For just this week, the subject matter of this blog will be only indirectly relevant to the Georgian period. Instead, I want to honour two remarkable young women and the part they and those like them played in Britain’s war effort during the Great War of 1914–1918. They appear in the photo at the head of this post. The one on the left is my grandmother, Dorothy. On the right is her elder sister, Beatrice.
Both worked in a munitions factory between 1915 and the end of the war: the Royal Filling Factory at Rotherwas, just outside the city of Hereford. The factory was built hurriedly in response to the so-called ‘Shell Scandal’ of 1915, when it became clear that offensive efforts by the British Army in France and Belgium were being hampered by a lack of shells for the artillery. The role of the filling factories — and Rotherwas was a large one which served in both world wars — was to take empty shell casings and fill them with high explosive, before fitting a suitable fuse and shipping them off in their tens of thousands to the front.
Forget any idea of lines of machines. All the work was done by hand, almost entirely by a legion of young women like my grandmother and her sister. The explosive — either picric acid, TNT or amatol (a mixture of 60% TNT with 40% ammonium nitrate) — was poured into the casing through a funnel, then pressed down hard using a wooden stick struck with a wooden mallet. It’s a measure of the danger of the task that the girls who did it earned more than a skilled man of the time.
It was hard, unpleasant and dangerous work, undertaken with little in the way of safety or health precautions. Too much pressure, or the least spark, could cause the shell to explode. The chemicals themselves made the skin and hair of the girls most exposed to it turn bright yellow. Prolonged exposure brought on lung damage and premature death. Much has, rightly, been said and written about the bravery and sacrifice of the fighting men in the trenches. Too little honour, by contrast, has been given to these young women, many still in their teens, who also risked their lives daily in the service of their country.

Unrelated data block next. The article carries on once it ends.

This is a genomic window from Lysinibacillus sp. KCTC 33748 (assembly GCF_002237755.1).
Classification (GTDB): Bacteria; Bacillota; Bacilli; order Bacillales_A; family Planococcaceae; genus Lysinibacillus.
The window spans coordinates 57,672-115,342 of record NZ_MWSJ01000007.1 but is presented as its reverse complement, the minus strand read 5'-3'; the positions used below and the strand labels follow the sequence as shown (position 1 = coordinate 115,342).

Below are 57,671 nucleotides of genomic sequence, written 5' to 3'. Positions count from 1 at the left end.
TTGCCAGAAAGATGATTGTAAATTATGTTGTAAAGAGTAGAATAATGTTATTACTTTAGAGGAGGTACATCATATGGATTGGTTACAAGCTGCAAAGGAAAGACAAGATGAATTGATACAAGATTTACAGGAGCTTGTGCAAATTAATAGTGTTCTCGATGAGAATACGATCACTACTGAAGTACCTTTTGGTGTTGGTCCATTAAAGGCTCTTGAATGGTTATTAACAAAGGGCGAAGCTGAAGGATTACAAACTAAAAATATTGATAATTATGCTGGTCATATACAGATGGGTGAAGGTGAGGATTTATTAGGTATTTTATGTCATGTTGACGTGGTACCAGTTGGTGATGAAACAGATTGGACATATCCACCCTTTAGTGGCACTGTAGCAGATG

That’s why, in this year marking the centenary of the end of World War I, I have dedicated my latest Georgian mystery book* to the memory of all the women who worked “in the munitions” and to my grandmother and great-aunt in particular. The following dedication heads the book.
*“Black As She’s Painted”: An Ashmole Foxe Georgian Mystery, published today on Amazon.
It seems that working class women always worked, either in the house manufacturing room or outside the house in factories etc. But middle class women did not. So when it came to WW1, the Depression or WW2, brave women defied their parents’ expectations and Did Their Bit. My grandfather was in hospital during most of the Depression, so my grandmother worked for four years to support the children. But she came under enormous and very critical pressure from the family.
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Bravo! A fine and welcome tribute to these unsung heroes!
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They look so beautiful in their dresses. I salute them both. What times…..
Yes, they do. I have another photo of Beatrice, all glammed-up for some event. She was a real stunner!!
A fine tribute to your grandmother and other women whose efforts should not remain unsung.
Thank you. They deserve more than I can do to honour them.